Good question...do we have another hour? :-) The most important recommendation is to have a policy in the first place. so many don't. In planning your policy you will discover what is needed. Is it a Bring your own device school? an unwired school, with 1 computer in the library running Windows 95? Get students involved in the planning, parents too and leaders in your community. It should be holistic, flexible and always updated. Don't just lecture, empower. we have many examples in our stopcyberbullying toolkit. you can request it for free at stopcyberbullying.org. It has $1.5 million in resources, all free.
 
 
What are your suggestions to engaging and inspiring youth toward creating a positive culture for other youth?
 
1.  Laurel Broten
 Thanks Parry - Thanks Joe We also recognize that we need to go back to some of the basics in our classrooms and in our schools teaching empathy, respect and compassion. There are some great programs such as Roots of Empathy, the 4th R - Relationships that might be of interest to you. The other important thing I believe is that students must be empowered to take action and not to be bystanders. Boards and schools can allow students to form groups at their school to raise awareness and understanding of all students on topics such as: o anti-racism; o people with disabilities; o gender equity; o sexual orientation and gender identity. Students may form other types of groups based on the needs of their school.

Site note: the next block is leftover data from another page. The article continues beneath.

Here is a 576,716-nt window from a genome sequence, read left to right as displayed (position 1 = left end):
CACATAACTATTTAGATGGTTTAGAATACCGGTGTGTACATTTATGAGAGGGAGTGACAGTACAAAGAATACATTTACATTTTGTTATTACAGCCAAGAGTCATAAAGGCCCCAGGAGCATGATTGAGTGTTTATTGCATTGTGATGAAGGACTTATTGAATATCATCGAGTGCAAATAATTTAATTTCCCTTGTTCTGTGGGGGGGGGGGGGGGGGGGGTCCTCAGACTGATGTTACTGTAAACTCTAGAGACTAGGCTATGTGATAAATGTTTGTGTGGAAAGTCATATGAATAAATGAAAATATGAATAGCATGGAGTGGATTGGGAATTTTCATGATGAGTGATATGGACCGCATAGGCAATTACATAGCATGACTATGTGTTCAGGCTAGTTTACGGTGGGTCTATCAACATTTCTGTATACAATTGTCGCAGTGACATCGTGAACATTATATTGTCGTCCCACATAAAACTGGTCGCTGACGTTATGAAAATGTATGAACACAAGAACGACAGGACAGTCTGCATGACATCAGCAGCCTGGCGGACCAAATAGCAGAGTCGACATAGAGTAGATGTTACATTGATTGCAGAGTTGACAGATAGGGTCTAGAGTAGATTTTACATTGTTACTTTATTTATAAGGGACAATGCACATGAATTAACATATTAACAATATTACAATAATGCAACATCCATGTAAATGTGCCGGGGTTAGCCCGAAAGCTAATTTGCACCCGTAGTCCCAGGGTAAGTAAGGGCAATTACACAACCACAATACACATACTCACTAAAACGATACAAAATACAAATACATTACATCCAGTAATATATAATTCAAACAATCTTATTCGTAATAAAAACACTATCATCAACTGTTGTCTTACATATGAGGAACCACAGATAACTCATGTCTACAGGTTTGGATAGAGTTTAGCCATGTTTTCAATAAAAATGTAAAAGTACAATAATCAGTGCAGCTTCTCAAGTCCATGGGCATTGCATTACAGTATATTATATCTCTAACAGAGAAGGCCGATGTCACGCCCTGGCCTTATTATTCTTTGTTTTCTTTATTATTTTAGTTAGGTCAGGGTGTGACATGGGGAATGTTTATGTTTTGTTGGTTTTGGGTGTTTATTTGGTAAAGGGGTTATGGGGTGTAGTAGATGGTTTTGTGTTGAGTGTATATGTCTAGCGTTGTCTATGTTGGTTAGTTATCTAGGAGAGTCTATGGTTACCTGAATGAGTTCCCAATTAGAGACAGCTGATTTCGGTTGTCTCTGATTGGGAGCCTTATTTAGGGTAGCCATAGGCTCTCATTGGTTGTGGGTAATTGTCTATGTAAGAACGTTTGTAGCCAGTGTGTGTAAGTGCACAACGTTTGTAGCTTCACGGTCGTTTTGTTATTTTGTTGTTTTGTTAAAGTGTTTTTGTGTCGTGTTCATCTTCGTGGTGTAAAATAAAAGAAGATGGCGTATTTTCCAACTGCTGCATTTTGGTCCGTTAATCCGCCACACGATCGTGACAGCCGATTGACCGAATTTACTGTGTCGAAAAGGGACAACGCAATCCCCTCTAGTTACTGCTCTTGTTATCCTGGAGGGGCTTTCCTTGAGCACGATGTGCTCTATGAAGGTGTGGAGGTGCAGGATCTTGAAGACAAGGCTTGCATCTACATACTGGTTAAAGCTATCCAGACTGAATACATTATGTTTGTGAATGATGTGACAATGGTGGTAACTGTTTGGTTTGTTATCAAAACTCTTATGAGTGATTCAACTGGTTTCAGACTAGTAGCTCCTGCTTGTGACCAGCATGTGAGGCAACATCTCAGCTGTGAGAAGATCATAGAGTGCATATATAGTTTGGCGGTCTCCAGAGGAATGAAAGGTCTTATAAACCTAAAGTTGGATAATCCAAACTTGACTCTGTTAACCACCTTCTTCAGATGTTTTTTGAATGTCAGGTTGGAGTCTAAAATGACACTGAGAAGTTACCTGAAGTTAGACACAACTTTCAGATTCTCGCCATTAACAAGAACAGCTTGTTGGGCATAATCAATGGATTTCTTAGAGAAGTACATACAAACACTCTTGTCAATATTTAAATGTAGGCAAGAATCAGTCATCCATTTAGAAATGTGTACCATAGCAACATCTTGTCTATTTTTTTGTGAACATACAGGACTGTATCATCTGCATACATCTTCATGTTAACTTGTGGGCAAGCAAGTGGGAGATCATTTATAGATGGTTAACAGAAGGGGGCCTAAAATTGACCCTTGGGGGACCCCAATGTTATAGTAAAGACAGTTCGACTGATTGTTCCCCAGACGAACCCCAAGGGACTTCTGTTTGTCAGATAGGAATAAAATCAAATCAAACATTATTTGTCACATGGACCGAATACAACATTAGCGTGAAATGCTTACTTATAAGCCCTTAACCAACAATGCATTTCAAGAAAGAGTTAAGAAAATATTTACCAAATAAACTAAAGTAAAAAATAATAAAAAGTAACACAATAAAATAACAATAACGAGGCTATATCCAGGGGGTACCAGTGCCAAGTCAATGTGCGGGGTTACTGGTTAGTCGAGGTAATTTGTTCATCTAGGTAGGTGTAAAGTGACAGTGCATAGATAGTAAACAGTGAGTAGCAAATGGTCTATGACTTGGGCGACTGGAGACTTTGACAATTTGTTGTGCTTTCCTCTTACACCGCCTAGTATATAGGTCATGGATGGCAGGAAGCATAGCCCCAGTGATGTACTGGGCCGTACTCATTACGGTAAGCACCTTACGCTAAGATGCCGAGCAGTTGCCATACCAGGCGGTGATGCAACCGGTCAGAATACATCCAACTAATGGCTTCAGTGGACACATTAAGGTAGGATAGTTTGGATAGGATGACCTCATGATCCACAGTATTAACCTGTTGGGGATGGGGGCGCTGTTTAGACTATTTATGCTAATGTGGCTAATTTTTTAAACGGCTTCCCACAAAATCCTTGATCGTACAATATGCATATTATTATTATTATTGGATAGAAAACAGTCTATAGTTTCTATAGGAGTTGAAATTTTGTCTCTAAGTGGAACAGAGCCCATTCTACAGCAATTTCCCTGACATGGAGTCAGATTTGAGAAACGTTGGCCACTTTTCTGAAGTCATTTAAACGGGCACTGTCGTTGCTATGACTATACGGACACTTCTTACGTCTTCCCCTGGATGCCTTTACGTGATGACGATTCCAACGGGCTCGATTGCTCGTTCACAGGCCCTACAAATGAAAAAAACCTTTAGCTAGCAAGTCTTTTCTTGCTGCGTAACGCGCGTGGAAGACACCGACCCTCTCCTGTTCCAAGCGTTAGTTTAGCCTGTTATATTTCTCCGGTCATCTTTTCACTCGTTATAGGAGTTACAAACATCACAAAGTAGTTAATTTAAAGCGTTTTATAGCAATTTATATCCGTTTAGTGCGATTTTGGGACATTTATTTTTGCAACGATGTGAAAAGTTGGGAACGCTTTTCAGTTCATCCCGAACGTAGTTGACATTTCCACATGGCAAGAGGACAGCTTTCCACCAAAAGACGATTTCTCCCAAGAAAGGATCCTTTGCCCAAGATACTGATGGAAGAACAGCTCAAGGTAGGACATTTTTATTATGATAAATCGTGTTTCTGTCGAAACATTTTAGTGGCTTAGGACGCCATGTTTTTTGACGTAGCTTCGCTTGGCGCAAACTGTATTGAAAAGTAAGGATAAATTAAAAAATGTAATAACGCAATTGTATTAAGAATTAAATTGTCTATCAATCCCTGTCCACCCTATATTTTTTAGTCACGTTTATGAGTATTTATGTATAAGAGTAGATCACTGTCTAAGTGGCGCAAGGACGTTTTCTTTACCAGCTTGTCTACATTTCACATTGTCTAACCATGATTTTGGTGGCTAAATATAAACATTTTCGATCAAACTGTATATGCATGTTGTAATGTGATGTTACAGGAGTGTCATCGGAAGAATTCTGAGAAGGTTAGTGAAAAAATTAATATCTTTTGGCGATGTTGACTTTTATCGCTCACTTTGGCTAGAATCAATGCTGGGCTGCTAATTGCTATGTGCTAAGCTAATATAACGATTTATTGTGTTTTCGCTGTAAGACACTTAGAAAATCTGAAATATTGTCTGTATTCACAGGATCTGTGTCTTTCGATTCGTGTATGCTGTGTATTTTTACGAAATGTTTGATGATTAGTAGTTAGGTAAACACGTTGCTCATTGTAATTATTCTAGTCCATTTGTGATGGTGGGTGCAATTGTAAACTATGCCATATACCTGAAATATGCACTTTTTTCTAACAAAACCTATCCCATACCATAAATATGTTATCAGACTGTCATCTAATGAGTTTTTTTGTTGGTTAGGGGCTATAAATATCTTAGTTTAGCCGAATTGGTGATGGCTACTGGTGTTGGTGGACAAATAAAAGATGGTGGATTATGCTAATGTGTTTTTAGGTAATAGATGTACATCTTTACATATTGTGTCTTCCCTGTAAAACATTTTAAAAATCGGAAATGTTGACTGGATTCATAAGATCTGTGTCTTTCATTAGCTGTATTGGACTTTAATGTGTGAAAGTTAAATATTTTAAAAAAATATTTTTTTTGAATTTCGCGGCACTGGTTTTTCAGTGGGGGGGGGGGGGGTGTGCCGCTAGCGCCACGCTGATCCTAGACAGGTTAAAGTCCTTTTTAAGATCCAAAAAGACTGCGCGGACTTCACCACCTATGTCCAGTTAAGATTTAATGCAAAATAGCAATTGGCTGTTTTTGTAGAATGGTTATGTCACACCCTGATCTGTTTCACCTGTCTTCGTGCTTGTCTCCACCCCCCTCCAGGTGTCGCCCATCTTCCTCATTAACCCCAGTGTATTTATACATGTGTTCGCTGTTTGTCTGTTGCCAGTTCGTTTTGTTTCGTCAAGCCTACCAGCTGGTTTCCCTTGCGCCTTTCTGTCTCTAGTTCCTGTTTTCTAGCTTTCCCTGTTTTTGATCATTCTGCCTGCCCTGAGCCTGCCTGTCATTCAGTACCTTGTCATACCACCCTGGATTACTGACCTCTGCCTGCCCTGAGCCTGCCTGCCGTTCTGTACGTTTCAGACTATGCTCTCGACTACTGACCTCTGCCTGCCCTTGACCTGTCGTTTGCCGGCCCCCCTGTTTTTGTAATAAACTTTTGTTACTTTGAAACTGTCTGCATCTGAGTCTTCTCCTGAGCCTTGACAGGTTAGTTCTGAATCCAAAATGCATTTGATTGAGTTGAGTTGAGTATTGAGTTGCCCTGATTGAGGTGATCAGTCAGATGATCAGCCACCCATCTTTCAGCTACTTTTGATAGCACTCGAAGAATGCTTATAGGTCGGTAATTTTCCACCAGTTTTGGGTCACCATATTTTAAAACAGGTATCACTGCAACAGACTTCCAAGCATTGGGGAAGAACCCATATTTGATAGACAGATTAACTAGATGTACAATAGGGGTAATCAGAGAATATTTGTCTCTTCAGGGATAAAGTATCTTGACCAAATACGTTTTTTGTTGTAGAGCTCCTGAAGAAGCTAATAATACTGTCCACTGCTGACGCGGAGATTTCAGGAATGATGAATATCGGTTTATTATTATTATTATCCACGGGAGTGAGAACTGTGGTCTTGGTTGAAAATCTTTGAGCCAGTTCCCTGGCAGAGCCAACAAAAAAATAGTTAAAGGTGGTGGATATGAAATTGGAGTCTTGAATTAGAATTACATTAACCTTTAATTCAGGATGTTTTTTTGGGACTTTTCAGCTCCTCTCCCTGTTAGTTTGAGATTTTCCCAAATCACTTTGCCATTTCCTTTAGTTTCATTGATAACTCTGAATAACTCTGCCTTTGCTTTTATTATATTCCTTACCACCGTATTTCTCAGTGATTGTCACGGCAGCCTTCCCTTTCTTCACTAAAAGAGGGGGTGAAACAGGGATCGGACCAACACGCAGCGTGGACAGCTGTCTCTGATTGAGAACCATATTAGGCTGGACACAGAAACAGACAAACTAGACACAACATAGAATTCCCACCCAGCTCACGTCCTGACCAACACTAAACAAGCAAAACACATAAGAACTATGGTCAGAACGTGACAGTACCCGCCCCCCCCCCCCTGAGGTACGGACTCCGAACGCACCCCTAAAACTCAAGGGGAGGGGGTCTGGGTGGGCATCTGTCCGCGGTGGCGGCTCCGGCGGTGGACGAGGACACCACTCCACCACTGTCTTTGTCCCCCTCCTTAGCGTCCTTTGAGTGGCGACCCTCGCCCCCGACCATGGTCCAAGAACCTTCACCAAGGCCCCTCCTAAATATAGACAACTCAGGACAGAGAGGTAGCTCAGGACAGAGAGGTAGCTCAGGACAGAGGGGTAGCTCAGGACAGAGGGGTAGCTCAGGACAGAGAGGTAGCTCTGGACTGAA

2.  Laurel Broten
 Great question Joe - One of the most important things we can do is make sure that our youth are part of the solution to this issue. Schools have a key role to play in preventing and addressing inappropriate and disrespectful behaviour among students in our schools. These behaviours include bullying, discrimination and harassment. School leaders must be clear that these behaviours are unacceptable in our schools. It promotes respect and understanding for all students. Building a positive and inclusive climate requires a focused effort on developing healthy and respectful relationships throughout the whole school and surrounding community, among and between students and adults.
 
3.  Danny
 By teaching digital literacy at an early age and by having positive role models.
 
4.  Parry Aftab
 this is a great question for Laurel. She has done extensive work in school climate